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Our View: Community has big stake in school enrollment drop

September 9, 2018

Is the long, ongoing decline in Lake Havasu City’s public school enrollment a close-up view of a national trend in rural schools? Is it the result of competition, mostly from charter schools? Or how about slowing population growth?

Sure. Yes to all, and none of the issues looks to be going away soon.

Enrollment decline in rural schools around the country has sparked discussion and debate for the past few years because some see the decline as symptomatic of the economic problems of rural areas generally.

Whether the general statement is true or not, and whether in fact Lake Havasu City is really a rural area (it’s within a metropolitan statistical area), the economic contention has a lot of weight here. Public school enrollment began declining a decade ago with the Great Recession. Jobs went away. Workers and families went with them.

Jobs came back, but the students didn’t return to public schools. Lake Havasu Unified School District has lost more than a thousand students since then. This year, fewer students started school in the district than in the last decade.

The consequences are both immediate and long term.

First off, the loss of a thousand students means several million dollars in lost state revenue to the schools. Local taxpayers help make up that difference with a budget override and a bond for capital items. Still, the loss is very real and, since it’s common to many districts in the state, non-metropolitan state lawmakers need to assure that rising education expenditures don’t just benefit the large cities.

The lost revenue makes it more difficult for the local schools to compete against charter and private schools to retain students. Public schools are required to offer specific programs, leaving less for such things as magnet schools, specialty programs, music and sports that can be shopped a la carte at some charter schools.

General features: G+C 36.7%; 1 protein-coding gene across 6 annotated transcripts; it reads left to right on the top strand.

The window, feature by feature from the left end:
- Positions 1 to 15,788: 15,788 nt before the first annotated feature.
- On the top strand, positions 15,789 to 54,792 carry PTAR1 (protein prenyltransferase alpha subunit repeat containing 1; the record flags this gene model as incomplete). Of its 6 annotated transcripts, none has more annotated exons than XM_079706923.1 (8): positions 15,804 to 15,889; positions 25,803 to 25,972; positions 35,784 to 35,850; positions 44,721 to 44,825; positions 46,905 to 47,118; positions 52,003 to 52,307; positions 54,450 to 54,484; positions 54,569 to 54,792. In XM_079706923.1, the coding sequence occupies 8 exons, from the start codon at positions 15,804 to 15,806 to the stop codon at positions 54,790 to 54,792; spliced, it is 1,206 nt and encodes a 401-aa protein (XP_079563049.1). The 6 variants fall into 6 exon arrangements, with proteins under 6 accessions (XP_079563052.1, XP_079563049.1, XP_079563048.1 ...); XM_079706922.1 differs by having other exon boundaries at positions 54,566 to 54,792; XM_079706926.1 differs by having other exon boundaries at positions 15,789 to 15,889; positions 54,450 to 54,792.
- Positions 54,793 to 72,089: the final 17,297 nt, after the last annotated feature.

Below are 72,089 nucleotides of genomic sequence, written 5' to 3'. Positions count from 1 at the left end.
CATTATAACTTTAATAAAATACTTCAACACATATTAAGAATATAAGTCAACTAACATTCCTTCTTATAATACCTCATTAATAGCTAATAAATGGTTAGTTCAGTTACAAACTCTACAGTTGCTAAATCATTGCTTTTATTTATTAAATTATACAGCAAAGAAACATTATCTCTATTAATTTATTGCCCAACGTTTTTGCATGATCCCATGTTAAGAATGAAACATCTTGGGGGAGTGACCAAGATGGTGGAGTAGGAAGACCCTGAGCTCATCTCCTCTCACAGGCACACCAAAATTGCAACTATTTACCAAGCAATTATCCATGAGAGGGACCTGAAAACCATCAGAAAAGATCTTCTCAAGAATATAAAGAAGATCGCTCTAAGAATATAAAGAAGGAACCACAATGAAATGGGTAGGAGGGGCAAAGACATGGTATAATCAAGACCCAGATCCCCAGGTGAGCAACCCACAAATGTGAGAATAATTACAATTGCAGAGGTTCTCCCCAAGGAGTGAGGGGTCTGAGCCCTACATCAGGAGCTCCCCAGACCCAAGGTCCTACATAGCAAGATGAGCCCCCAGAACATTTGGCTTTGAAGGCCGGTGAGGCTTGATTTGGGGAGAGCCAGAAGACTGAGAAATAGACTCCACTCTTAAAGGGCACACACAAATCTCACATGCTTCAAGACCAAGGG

This competition is likely to grow as Arizona’s still-small voucher program expands.

Long term, enrollment declines suggest there will be fewer future educated and skilled adults who can choose to stay and prosper in Lake Havasu City. That’s a huge issue and one that is partially addressed by the award-winning economic development plan, Vision 20/20.

That plan is good, but it can’t even pretend to build an economic infrastructure that anticipates changes in the decades ahead.

Charter schools and private schools are great for what they offer and for pressuring public schools to perform better.

Public schools, though, are a big bellwether of a community’s future economic health. It will take continued attention and support to assure local public schools have resources and other support to remain the primary path to an excellent future.

— Today’s News-Herald

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